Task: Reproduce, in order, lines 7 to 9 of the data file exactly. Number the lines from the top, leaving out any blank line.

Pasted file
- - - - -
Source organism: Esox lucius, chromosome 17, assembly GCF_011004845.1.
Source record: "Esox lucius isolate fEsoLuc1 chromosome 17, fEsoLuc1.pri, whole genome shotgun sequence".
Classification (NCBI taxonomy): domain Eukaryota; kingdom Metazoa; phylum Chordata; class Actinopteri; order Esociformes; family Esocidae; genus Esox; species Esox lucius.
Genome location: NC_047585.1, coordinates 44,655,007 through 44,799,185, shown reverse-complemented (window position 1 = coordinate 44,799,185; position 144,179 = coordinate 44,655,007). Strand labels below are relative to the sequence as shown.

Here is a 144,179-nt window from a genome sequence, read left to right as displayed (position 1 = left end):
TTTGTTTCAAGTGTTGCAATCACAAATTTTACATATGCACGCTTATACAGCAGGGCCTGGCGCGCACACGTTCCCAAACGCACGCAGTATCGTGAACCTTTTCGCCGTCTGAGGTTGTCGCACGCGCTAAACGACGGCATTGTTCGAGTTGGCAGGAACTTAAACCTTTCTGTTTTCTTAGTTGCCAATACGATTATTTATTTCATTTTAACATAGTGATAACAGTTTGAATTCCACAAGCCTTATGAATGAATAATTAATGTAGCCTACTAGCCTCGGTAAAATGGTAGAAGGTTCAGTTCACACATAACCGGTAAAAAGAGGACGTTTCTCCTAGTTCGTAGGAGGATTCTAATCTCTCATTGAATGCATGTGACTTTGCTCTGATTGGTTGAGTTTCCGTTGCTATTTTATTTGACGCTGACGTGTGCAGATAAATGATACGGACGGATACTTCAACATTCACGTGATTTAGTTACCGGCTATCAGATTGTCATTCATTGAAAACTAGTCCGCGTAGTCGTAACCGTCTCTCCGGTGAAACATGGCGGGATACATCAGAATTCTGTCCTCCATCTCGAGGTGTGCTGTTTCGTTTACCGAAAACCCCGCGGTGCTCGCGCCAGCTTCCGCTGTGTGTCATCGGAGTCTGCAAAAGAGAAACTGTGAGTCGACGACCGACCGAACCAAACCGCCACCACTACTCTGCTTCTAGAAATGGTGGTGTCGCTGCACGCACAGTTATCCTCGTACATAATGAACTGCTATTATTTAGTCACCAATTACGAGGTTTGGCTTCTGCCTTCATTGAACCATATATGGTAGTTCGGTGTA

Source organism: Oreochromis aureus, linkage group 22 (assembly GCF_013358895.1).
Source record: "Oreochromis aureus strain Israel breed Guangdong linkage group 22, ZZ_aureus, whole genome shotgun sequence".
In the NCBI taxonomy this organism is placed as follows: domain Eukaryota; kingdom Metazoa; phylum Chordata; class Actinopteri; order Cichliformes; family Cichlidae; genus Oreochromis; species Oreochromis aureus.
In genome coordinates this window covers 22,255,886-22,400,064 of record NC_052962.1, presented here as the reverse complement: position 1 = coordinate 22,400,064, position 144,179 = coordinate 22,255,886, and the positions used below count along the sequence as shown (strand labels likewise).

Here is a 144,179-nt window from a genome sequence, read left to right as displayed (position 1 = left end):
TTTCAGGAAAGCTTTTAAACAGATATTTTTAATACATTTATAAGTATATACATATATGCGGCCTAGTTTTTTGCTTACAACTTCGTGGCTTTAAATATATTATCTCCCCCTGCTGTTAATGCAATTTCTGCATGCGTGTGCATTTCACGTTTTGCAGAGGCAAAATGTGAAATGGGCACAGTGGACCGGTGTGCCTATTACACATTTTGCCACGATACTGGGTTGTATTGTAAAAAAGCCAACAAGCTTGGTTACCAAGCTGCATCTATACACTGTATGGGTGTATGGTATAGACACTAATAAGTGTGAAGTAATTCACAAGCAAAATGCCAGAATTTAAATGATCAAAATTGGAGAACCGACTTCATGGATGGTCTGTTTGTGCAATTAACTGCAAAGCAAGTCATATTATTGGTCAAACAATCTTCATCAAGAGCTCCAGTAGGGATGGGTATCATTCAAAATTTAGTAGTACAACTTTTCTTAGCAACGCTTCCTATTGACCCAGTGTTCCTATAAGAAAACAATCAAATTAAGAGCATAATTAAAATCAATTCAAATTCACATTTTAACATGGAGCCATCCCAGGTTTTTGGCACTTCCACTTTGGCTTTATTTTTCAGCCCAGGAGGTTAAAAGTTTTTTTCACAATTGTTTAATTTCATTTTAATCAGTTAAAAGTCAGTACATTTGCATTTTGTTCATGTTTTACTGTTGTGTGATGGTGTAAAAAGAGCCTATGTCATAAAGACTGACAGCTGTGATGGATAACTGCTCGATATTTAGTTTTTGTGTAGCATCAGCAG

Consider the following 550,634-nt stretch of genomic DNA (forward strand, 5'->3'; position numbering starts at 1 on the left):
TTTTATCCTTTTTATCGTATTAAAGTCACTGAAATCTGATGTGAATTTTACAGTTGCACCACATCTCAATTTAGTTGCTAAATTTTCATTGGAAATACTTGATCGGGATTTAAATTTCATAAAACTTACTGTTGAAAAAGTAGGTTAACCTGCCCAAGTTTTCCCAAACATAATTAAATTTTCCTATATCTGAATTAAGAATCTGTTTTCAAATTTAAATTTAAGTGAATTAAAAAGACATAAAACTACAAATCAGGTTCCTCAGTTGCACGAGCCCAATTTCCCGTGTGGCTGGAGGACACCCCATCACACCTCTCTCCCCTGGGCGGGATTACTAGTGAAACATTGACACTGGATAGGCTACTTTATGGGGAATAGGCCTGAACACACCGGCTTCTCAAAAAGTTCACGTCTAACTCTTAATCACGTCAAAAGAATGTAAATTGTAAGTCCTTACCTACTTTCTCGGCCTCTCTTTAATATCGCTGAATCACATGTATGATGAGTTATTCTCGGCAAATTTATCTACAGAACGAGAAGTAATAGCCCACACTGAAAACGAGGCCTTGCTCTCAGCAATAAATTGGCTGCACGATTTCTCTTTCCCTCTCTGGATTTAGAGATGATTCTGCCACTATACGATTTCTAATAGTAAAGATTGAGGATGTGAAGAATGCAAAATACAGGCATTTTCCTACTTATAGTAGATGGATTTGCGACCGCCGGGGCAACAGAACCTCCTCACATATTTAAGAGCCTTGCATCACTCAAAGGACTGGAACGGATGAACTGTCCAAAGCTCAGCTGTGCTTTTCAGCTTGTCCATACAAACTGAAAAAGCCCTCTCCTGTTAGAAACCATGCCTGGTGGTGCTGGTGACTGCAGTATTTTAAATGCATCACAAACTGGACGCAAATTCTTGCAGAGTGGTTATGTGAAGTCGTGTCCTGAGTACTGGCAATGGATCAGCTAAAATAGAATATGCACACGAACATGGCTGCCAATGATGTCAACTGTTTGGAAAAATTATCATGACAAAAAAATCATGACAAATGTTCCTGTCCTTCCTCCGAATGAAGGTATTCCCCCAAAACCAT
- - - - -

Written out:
Source organism: Oreochromis aureus, linkage group 22 (assembly GCF_013358895.1).
Source record: "Oreochromis aureus strain Israel breed Guangdong linkage group 22, ZZ_aureus, whole genome shotgun sequence".
In the NCBI taxonomy this organism is placed as follows: domain Eukaryota; kingdom Metazoa; phylum Chordata; class Actinopteri; order Cichliformes; family Cichlidae; genus Oreochromis; species Oreochromis aureus.